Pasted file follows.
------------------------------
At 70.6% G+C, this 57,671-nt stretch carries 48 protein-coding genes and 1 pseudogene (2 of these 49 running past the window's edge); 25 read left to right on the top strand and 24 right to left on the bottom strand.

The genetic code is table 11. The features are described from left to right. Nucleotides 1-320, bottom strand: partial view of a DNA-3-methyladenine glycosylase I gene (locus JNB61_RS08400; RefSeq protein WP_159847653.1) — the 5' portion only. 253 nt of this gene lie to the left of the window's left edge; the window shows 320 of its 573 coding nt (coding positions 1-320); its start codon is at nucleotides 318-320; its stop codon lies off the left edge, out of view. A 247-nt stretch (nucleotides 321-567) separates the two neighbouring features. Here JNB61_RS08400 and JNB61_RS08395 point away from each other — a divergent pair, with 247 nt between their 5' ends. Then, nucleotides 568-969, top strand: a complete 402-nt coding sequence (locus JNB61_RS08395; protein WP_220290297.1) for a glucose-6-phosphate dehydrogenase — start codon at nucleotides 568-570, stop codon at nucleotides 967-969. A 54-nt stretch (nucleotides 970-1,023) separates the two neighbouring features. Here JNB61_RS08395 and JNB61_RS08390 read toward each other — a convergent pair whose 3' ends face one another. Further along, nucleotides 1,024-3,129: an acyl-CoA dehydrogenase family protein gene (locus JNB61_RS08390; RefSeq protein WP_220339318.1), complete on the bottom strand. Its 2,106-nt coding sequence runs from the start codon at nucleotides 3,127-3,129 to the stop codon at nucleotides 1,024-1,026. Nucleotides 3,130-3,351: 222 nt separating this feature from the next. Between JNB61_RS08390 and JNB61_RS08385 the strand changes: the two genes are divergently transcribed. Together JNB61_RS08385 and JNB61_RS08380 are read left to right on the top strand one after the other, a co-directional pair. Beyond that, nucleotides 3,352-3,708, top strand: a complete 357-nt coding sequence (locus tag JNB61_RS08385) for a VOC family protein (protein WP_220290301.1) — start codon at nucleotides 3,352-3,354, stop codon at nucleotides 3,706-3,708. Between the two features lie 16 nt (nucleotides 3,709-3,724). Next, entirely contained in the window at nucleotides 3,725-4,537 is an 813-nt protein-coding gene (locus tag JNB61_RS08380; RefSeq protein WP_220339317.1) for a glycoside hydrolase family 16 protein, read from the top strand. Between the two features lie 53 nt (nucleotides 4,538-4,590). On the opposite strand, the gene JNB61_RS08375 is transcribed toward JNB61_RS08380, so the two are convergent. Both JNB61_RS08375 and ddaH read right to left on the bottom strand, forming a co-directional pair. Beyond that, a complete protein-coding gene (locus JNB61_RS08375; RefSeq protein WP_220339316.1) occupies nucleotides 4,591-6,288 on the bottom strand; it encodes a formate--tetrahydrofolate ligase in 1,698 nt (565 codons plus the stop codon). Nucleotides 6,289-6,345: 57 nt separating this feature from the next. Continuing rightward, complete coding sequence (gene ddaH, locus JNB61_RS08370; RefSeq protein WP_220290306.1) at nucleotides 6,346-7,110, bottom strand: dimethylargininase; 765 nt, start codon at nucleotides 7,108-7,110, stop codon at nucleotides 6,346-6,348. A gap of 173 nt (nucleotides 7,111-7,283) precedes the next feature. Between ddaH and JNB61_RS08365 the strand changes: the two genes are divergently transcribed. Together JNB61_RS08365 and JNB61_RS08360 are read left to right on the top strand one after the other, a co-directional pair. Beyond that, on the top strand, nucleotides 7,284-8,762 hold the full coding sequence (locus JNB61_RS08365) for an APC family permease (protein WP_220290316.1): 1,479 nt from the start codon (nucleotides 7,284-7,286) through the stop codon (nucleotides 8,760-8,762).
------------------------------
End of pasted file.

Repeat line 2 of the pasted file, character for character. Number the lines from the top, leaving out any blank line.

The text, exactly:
The genetic code is table 11. The features are described from left to right. Nucleotides 1-320, bottom strand: partial view of a DNA-3-methyladenine glycosylase I gene (locus JNB61_RS08400; RefSeq protein WP_159847653.1) — the 5' portion only. 253 nt of this gene lie to the left of the window's left edge; the window shows 320 of its 573 coding nt (coding positions 1-320); its start codon is at nucleotides 318-320; its stop codon lies off the left edge, out of view. A 247-nt stretch (nucleotides 321-567) separates the two neighbouring features. Here JNB61_RS08400 and JNB61_RS08395 point away from each other — a divergent pair, with 247 nt between their 5' ends. Then, nucleotides 568-969, top strand: a complete 402-nt coding sequence (locus JNB61_RS08395; protein WP_220290297.1) for a glucose-6-phosphate dehydrogenase — start codon at nucleotides 568-570, stop codon at nucleotides 967-969. A 54-nt stretch (nucleotides 970-1,023) separates the two neighbouring features. Here JNB61_RS08395 and JNB61_RS08390 read toward each other — a convergent pair whose 3' ends face one another. Further along, nucleotides 1,024-3,129: an acyl-CoA dehydrogenase family protein gene (locus JNB61_RS08390; RefSeq protein WP_220339318.1), complete on the bottom strand. Its 2,106-nt coding sequence runs from the start codon at nucleotides 3,127-3,129 to the stop codon at nucleotides 1,024-1,026. Nucleotides 3,130-3,351: 222 nt separating this feature from the next. Between JNB61_RS08390 and JNB61_RS08385 the strand changes: the two genes are divergently transcribed. Together JNB61_RS08385 and JNB61_RS08380 are read left to right on the top strand one after the other, a co-directional pair. Beyond that, nucleotides 3,352-3,708, top strand: a complete 357-nt coding sequence (locus tag JNB61_RS08385) for a VOC family protein (protein WP_220290301.1) — start codon at nucleotides 3,352-3,354, stop codon at nucleotides 3,706-3,708. Between the two features lie 16 nt (nucleotides 3,709-3,724). Next, entirely contained in the window at nucleotides 3,725-4,537 is an 813-nt protein-coding gene (locus tag JNB61_RS08380; RefSeq protein WP_220339317.1) for a glycoside hydrolase family 16 protein, read from the top strand. Between the two features lie 53 nt (nucleotides 4,538-4,590). On the opposite strand, the gene JNB61_RS08375 is transcribed toward JNB61_RS08380, so the two are convergent. Both JNB61_RS08375 and ddaH read right to left on the bottom strand, forming a co-directional pair. Beyond that, a complete protein-coding gene (locus JNB61_RS08375; RefSeq protein WP_220339316.1) occupies nucleotides 4,591-6,288 on the bottom strand; it encodes a formate--tetrahydrofolate ligase in 1,698 nt (565 codons plus the stop codon). Nucleotides 6,289-6,345: 57 nt separating this feature from the next. Continuing rightward, complete coding sequence (gene ddaH, locus JNB61_RS08370; RefSeq protein WP_220290306.1) at nucleotides 6,346-7,110, bottom strand: dimethylargininase; 765 nt, start codon at nucleotides 7,108-7,110, stop codon at nucleotides 6,346-6,348. A gap of 173 nt (nucleotides 7,111-7,283) precedes the next feature. Between ddaH and JNB61_RS08365 the strand changes: the two genes are divergently transcribed. Together JNB61_RS08365 and JNB61_RS08360 are read left to right on the top strand one after the other, a co-directional pair. Beyond that, on the top strand, nucleotides 7,284-8,762 hold the full coding sequence (locus JNB61_RS08365) for an APC family permease (protein WP_220290316.1): 1,479 nt from the start codon (nucleotides 7,284-7,286) through the stop codon (nucleotides 8,760-8,762).